Douglas Denny, a Ukip member, thinks that gays are abnormal. In January, the Sunday Mirror noted his contribution to an online forum where he wrote: “What irritates me is the way they and their leftie, neo-Commie followers seem to want to force the rest of us to consider them as normal. I just wish they would keep their homosexual nature and practices to themselves.”
Since then, he has been adopted as a Ukip candidate for a place on Portsmouth City Council, and has explained to the Portsmouth News that his online comments were “taken out of context” – of course – that he is not anti-homosexual – heavens, no – and that he does not believe in discrimination. It is just that he believes gays are “abnormal” in the sense that they are a minority, and objects to their claiming to be normal. To quote his precise words: “I wish that they wouldn’t try to keep ramming it down my throat.”
Oh dear, is that what they have been trying to do? No wonder the poor man is distressed.
Now read on...
Nadine Dorries was understandably chuffed about a throwaway remark David Cameron made when Prime Minister’s Questions came to a close. He said that he might spend part of the half-term break reading her new novel, the same novel that a Daily Telegraph critic described as the worst he had read in 10 years. Putting aside the contempt she has expressed in the past for the Downing Street “posh boy”, she tweeted: “Wow! The PM has said in PMQs he’s going to read The Four Streets over Easter – signed copy on its way to No 10.”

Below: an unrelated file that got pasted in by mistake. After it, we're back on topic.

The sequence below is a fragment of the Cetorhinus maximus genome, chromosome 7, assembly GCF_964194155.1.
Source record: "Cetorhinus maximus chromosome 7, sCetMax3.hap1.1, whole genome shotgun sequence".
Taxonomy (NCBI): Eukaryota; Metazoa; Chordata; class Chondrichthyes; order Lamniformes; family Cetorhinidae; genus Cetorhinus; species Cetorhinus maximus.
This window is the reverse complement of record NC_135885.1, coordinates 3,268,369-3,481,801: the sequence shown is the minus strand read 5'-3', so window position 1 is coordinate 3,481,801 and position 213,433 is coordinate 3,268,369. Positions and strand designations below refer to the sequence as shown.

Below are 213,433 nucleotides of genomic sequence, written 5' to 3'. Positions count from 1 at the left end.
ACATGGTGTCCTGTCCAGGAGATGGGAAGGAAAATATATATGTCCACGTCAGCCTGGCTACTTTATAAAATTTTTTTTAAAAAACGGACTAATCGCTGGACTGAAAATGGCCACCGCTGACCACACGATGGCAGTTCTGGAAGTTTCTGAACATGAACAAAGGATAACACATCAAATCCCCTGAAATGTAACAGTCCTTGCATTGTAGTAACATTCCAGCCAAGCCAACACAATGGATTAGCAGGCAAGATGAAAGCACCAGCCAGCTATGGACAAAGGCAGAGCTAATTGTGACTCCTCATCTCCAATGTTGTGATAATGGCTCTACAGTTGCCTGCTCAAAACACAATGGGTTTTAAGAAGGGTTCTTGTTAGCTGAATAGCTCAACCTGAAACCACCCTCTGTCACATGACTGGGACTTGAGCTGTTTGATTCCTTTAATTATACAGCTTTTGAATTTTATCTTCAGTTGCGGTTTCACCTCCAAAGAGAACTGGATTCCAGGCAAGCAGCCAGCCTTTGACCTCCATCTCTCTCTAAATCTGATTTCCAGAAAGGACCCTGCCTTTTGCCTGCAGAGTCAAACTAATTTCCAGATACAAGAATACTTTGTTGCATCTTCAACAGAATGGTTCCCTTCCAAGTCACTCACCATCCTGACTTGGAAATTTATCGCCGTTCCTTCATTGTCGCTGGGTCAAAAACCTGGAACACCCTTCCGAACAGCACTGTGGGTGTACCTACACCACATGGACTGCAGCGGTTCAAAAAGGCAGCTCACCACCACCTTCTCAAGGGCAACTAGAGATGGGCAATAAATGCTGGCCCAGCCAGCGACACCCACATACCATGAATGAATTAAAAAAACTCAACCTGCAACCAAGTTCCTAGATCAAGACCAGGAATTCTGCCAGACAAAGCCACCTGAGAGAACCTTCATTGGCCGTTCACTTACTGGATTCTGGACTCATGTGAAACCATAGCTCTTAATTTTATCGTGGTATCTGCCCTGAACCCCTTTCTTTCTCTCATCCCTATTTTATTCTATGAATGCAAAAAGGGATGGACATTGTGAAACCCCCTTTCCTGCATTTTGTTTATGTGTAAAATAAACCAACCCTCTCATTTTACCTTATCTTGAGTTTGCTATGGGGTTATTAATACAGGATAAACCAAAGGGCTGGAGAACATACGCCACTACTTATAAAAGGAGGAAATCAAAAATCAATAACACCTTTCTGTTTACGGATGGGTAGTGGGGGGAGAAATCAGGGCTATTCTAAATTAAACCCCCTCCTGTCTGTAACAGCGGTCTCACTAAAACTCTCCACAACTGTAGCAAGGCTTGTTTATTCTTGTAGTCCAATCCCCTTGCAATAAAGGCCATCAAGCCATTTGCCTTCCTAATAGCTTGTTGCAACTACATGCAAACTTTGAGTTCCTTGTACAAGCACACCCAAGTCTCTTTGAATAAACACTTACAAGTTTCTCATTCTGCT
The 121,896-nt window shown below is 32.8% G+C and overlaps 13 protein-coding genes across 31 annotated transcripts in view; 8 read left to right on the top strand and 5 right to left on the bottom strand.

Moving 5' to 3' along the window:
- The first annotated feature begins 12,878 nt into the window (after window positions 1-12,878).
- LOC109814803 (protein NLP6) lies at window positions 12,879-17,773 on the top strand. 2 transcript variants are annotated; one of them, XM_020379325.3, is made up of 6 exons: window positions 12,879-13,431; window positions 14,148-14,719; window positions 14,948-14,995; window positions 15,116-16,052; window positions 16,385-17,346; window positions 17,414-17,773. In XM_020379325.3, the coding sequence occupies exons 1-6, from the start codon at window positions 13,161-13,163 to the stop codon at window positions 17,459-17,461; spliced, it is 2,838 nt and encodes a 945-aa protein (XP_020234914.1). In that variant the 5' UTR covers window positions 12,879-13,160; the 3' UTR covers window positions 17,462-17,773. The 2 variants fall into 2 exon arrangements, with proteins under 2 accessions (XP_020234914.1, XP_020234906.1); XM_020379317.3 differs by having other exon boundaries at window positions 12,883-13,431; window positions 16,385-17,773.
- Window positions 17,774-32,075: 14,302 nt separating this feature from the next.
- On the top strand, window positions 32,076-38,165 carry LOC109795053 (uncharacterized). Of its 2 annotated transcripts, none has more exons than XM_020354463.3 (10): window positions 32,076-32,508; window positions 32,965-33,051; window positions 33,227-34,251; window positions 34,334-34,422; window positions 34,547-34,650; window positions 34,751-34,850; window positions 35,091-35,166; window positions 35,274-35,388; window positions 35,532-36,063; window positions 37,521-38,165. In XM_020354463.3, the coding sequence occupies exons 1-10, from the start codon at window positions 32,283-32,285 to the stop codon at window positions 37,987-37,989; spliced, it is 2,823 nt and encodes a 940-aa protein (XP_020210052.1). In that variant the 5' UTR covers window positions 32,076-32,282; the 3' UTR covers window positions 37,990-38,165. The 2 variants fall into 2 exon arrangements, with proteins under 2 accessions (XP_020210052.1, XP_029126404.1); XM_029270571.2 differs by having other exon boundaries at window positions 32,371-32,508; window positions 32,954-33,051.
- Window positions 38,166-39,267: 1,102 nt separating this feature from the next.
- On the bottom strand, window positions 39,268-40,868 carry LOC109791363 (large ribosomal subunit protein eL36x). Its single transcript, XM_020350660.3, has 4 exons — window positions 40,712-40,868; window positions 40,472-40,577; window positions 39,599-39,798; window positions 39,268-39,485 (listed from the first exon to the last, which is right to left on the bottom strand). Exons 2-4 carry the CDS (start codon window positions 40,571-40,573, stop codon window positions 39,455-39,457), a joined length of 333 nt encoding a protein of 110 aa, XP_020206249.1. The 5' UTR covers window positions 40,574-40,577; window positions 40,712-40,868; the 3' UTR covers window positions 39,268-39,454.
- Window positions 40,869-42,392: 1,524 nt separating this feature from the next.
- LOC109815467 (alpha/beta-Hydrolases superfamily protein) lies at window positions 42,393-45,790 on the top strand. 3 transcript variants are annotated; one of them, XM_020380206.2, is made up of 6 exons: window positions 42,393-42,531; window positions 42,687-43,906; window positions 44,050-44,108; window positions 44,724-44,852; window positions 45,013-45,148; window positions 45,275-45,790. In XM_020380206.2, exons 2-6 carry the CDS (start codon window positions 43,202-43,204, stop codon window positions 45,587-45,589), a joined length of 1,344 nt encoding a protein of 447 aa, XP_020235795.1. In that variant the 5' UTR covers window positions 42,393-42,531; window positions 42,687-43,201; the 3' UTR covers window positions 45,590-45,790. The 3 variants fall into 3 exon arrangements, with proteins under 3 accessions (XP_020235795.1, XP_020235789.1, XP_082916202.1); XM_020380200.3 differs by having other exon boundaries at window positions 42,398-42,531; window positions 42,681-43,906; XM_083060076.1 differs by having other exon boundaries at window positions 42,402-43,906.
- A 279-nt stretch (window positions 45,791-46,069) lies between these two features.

Actually, he did not say he was going to read it, he said it was a “possible choice.” And as the Prime Minister was leaving, the microphones picked up the unsolicited advice he got from the Speaker, John Bercow, that if he wanted a stimulating read, he should consider Parliament: The Biography, by the Labour MP Chris Bryant.
Women vs Davids
This is how the score sheet looks after the latest round of Government appointments.
Women MPs with the right to attend Cabinet: Theresa May, Justine Greening, Theresa Villiers, Nicky Morgan (4).
MPs called David with the right to attend Cabinet: David Cameron, David Jones, David Willetts, David Laws (4).
Who needs a Minister for Equalities, when MPs called David already have parity with women MPs?
Permission to speak
Many congratulations to Godfrey John Bewicke-Copley, the 7th Baron Cromwell, on a stunning by-election victory. Since the Labour government removed all but 92 of the hereditary peers from the House of Lords – including the aforesaid Lord Cromwell – it has been the practice that when one of the 92 dies, a by election is called in which only hereditary peers can stand as candidates. A full field of 27 competed for the place created by the death last month of Lord Moran, son of Winston Churchill’s wartime physician.
Lord Cromwell, 54, inherited his seat in the Lords when he was only 22, after his father was killed in a riding accident. His title was originally bestowed on Ralph de Cromwell by King Edward III in 1375, but went into abeyance for many years, and was revived in 1923 to honour Brigadier General Sir Robert Calverley Bewicke-Copley, who fought and was wounded in both world wars, spending part of the second as a PoW. Young Godfrey was something of an absentee peer.
He made his maiden speech more than 15 years after inheriting the title, just before the mass removal of the hereditaries. Let us hope he does not keep their lordships waiting quite so long the second time round.